Intensive blood pressure lowering in chronic kidney disease: the time has come

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Abstract

Purpose of review

Release of the findings from the Systolic Blood Pressure Intervention Trial has resulted in a renewed examination of intensive blood pressure (BP) lowering. Only a few national hypertension guidelines (Canada and Australia) have changed recommendations, but considerable heterogeneity still exists with respect to the patient population to whom intensive BP lowering may apply.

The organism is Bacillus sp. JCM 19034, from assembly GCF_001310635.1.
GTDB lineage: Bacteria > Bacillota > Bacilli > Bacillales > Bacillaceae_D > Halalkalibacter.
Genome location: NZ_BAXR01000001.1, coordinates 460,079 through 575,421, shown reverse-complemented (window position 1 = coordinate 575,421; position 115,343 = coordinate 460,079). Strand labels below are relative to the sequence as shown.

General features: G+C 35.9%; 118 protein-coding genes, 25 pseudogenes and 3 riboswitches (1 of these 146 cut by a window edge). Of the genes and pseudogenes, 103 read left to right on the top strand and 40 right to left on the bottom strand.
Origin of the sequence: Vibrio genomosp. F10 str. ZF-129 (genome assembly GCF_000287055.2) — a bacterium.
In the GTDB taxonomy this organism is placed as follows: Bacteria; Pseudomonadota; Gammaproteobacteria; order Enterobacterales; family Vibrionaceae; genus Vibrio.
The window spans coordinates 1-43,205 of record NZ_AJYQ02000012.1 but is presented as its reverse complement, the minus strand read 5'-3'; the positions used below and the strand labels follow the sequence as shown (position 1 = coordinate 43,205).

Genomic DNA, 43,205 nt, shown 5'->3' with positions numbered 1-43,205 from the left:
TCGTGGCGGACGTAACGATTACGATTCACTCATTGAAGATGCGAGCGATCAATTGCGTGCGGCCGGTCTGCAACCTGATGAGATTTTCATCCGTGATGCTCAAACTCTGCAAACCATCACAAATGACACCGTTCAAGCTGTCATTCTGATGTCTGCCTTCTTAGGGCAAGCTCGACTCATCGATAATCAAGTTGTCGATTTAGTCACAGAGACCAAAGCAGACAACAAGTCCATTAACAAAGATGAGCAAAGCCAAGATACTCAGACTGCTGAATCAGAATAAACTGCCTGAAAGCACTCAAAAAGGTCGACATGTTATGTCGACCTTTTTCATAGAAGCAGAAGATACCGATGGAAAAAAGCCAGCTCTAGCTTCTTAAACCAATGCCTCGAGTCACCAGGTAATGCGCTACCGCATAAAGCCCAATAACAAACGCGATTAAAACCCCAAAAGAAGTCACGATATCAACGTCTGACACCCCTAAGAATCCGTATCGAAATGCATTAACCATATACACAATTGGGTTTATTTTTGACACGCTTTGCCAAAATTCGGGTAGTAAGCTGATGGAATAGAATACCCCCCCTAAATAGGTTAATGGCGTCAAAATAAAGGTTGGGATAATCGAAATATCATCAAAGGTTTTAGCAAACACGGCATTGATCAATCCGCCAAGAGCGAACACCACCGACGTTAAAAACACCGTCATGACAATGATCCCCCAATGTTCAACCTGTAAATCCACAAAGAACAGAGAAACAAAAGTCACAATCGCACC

Recent findings

There is fairly robust evidence that lower BP targets in nondiabetic chronic kidney disease (CKD) results in a decrease in heart failure and mortality. Similar data exist in patients with diabetes and CKD for reduction in stroke. Consideration of the differences in BP measurement methods in newer trials helps us understand and interpret the findings.

Summary

Though often times less is more with respect to therapeutic measures, in patients with CKD, more BP lowering will result in more cardiovascular benefit. Use of newer oscillometric BP devices with adequate resting prior and judicious patient selection are the key aspects to be considered when applying intensive BP lowering.

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